ONE day new statistics on the United States economy are bad; the next they are good.
That, economists say, is what happens when the economy is growing at a slow speed.
On Tuesday, March 5, it was good news. The Commerce Department said orders to US factories rose 0.5 percent in January. Orders for durable and nondurable goods totaled a seasonally adjusted $311.1 billion, up from $309.5 billion in December.
On March 4, the news was less cheery. Personal incomes inched up a mere 0.1 percent in January, the smallest advance in six months. Consumer spending fell 0.5 percent, the steepest decline in more than three years. Economists noted that the storms that ravaged much of the country in January kept people from working - and getting paid.
The same statistical pattern prevailed the previous week. Total retail sales fell 0.3 percent in January, but were revised upward to growth of 0.6 percent in December. Also, durable-goods orders fell 0.4 percent in January, marked by a steep decline in vehicle sales and decreased spending on building materials and furniture. Nondurable goods posted a tiny gain.
The good news: consumers felt much better about the economy in February, according to a survey by the Conference Board, a New York research organization. The consumer confidence index bounced back to 97 from 88.4 in January.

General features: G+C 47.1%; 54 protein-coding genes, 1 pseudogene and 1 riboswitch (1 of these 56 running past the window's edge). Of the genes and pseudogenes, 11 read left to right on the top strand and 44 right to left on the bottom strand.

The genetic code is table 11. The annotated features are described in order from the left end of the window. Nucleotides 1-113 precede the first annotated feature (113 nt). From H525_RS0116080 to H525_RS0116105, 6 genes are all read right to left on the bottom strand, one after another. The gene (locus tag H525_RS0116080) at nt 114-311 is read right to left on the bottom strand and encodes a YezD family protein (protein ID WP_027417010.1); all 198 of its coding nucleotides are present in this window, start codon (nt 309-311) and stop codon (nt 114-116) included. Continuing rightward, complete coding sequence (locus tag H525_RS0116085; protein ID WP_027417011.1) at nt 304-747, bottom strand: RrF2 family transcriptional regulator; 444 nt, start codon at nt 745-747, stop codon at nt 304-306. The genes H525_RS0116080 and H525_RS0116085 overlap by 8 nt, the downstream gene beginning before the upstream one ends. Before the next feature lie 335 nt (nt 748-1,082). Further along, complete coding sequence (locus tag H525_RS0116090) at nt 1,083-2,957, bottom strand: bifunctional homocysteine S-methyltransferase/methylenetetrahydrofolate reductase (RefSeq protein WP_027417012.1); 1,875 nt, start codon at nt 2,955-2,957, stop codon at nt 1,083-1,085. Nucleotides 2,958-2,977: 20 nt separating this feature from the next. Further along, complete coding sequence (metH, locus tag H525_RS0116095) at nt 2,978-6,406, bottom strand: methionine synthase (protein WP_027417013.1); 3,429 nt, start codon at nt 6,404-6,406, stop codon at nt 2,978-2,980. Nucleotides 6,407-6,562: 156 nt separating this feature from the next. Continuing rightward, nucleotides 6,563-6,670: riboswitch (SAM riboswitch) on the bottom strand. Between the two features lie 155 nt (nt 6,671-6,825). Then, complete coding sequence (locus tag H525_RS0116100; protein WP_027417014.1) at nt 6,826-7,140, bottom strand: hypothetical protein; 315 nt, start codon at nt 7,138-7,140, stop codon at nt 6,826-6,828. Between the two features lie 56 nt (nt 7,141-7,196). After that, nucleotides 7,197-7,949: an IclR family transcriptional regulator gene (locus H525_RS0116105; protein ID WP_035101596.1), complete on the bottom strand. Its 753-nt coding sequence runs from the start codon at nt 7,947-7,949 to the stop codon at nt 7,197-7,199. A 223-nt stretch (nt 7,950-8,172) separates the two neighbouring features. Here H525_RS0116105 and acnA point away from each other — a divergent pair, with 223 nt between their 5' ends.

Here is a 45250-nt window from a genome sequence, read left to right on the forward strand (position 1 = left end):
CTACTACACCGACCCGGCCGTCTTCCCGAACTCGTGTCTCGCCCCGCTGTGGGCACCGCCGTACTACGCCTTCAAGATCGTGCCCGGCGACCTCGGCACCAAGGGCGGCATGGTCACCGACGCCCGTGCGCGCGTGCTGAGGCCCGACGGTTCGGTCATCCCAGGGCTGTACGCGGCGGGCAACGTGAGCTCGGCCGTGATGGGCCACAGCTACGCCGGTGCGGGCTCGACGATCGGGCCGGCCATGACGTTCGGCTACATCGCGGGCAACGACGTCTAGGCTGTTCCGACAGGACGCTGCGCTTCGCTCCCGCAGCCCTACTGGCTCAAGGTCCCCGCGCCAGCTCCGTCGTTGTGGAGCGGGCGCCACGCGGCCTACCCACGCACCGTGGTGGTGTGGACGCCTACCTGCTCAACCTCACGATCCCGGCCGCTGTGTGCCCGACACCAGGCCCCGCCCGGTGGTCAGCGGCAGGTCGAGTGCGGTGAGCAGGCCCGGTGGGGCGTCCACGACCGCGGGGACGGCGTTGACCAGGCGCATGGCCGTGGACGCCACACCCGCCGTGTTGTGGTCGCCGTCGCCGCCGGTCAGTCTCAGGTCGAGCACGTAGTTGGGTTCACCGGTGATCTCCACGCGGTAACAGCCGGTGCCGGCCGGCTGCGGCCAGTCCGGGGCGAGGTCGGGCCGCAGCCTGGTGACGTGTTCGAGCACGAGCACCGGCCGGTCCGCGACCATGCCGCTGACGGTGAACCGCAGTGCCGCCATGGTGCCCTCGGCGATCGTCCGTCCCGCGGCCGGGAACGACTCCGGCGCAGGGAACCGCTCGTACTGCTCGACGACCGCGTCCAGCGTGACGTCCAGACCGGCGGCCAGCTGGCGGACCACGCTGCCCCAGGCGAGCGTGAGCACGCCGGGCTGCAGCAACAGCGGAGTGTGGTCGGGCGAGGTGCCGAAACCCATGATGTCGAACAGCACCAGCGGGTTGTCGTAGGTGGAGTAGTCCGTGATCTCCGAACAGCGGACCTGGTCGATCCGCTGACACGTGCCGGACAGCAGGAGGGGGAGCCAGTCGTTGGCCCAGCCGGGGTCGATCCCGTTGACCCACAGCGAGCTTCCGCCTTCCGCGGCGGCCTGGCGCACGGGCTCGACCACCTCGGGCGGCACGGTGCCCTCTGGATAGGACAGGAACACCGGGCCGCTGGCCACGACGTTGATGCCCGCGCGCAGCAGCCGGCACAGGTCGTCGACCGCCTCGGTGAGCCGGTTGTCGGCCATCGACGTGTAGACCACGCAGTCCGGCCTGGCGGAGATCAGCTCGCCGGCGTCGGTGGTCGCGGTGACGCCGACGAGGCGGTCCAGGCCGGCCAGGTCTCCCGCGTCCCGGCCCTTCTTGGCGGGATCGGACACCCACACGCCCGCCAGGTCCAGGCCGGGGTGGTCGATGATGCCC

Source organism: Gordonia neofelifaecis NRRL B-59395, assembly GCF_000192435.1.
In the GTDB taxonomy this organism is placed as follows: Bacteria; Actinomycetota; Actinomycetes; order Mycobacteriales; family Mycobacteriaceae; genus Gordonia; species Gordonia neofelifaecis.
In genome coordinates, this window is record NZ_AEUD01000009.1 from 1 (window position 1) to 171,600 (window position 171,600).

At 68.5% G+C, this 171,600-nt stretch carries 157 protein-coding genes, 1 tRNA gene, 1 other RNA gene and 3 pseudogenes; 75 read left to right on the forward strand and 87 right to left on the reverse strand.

Further, business inventories fell 0.5 percent in December as firms succeeded in reducing a large supply of goods on shelves and back lots. (A December advance in factory orders had been the first in three months. For all of 1995, orders were up 6.7 percent, compared with a 10.3 percent gain in 1994.)
Looking at the numbers, 36 professional forecasters from the membership of the National Association of Business Economists last month predicted that real gross domestic product - the output of goods and services - would grow a modest 1.9 percent this year and 2.1 percent in 1997. They put chances of a recession in 1996 at 1 in 4, but see the odds increasing to 1 in 3 in 1997
These forecasters expect low interest rates to boost housing sales and maintain consumer spending in 1996.
Other economists differ. Lacy Hunt, of HSBC Securities Inc., New York, writes in a newsletter: ''The recent pattern in payroll employment growth is much closer to that which is typical before recessions than before growth recessions.'' (A growth recession is a period of extremely slow economic growth.) He adds: ''In fact, the current downturn in employment growth has already persisted for longer than before the [recessions] of 1960-61, 1969-70, and 1973-75, when payroll growth fell for 10, six, and nine months, respectively, before the onset of recession.'' Economists will be watching closely when February employment numbers come out on Friday, March 8.